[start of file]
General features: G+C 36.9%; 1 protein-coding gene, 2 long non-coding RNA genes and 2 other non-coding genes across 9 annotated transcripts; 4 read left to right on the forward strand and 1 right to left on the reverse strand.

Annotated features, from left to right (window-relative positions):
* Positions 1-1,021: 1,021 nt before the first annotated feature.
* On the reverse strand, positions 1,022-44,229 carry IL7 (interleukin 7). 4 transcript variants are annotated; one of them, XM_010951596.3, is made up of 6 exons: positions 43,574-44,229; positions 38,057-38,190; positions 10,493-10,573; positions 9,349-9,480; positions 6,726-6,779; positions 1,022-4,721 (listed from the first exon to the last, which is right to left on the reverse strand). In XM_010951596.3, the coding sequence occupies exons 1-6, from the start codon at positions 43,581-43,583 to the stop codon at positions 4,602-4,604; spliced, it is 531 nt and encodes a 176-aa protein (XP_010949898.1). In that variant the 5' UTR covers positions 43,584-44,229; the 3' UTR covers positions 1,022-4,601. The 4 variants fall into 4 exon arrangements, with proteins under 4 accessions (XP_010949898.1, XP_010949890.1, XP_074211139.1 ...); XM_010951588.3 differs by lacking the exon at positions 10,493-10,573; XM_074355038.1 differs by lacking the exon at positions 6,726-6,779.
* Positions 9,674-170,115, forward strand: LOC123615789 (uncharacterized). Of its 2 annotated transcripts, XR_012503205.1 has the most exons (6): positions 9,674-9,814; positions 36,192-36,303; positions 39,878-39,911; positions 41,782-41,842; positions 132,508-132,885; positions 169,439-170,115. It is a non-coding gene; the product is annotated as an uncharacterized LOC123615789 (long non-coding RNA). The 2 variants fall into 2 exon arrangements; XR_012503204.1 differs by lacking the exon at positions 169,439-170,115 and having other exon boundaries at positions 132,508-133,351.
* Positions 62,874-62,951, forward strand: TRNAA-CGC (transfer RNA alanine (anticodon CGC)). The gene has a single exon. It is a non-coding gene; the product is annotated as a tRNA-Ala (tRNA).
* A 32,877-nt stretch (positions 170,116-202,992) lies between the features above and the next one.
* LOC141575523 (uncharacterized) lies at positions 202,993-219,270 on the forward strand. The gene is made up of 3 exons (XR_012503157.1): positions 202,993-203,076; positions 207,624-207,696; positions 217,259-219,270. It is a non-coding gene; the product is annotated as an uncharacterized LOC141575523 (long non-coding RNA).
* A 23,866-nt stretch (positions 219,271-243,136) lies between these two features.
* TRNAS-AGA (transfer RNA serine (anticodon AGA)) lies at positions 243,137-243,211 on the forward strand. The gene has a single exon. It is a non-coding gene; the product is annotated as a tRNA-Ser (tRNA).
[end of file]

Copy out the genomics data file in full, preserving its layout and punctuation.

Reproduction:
General features: G+C 36.9%; 1 protein-coding gene, 2 long non-coding RNA genes and 2 other non-coding genes across 9 annotated transcripts; 4 read left to right on the forward strand and 1 right to left on the reverse strand.

Annotated features, from left to right (window-relative positions):
* Positions 1-1,021: 1,021 nt before the first annotated feature.
* On the reverse strand, positions 1,022-44,229 carry IL7 (interleukin 7). 4 transcript variants are annotated; one of them, XM_010951596.3, is made up of 6 exons: positions 43,574-44,229; positions 38,057-38,190; positions 10,493-10,573; positions 9,349-9,480; positions 6,726-6,779; positions 1,022-4,721 (listed from the first exon to the last, which is right to left on the reverse strand). In XM_010951596.3, the coding sequence occupies exons 1-6, from the start codon at positions 43,581-43,583 to the stop codon at positions 4,602-4,604; spliced, it is 531 nt and encodes a 176-aa protein (XP_010949898.1). In that variant the 5' UTR covers positions 43,584-44,229; the 3' UTR covers positions 1,022-4,601. The 4 variants fall into 4 exon arrangements, with proteins under 4 accessions (XP_010949898.1, XP_010949890.1, XP_074211139.1 ...); XM_010951588.3 differs by lacking the exon at positions 10,493-10,573; XM_074355038.1 differs by lacking the exon at positions 6,726-6,779.
* Positions 9,674-170,115, forward strand: LOC123615789 (uncharacterized). Of its 2 annotated transcripts, XR_012503205.1 has the most exons (6): positions 9,674-9,814; positions 36,192-36,303; positions 39,878-39,911; positions 41,782-41,842; positions 132,508-132,885; positions 169,439-170,115. It is a non-coding gene; the product is annotated as an uncharacterized LOC123615789 (long non-coding RNA). The 2 variants fall into 2 exon arrangements; XR_012503204.1 differs by lacking the exon at positions 169,439-170,115 and having other exon boundaries at positions 132,508-133,351.
* Positions 62,874-62,951, forward strand: TRNAA-CGC (transfer RNA alanine (anticodon CGC)). The gene has a single exon. It is a non-coding gene; the product is annotated as a tRNA-Ala (tRNA).
* A 32,877-nt stretch (positions 170,116-202,992) lies between the features above and the next one.
* LOC141575523 (uncharacterized) lies at positions 202,993-219,270 on the forward strand. The gene is made up of 3 exons (XR_012503157.1): positions 202,993-203,076; positions 207,624-207,696; positions 217,259-219,270. It is a non-coding gene; the product is annotated as an uncharacterized LOC141575523 (long non-coding RNA).
* A 23,866-nt stretch (positions 219,271-243,136) lies between these two features.
* TRNAS-AGA (transfer RNA serine (anticodon AGA)) lies at positions 243,137-243,211 on the forward strand. The gene has a single exon. It is a non-coding gene; the product is annotated as a tRNA-Ser (tRNA).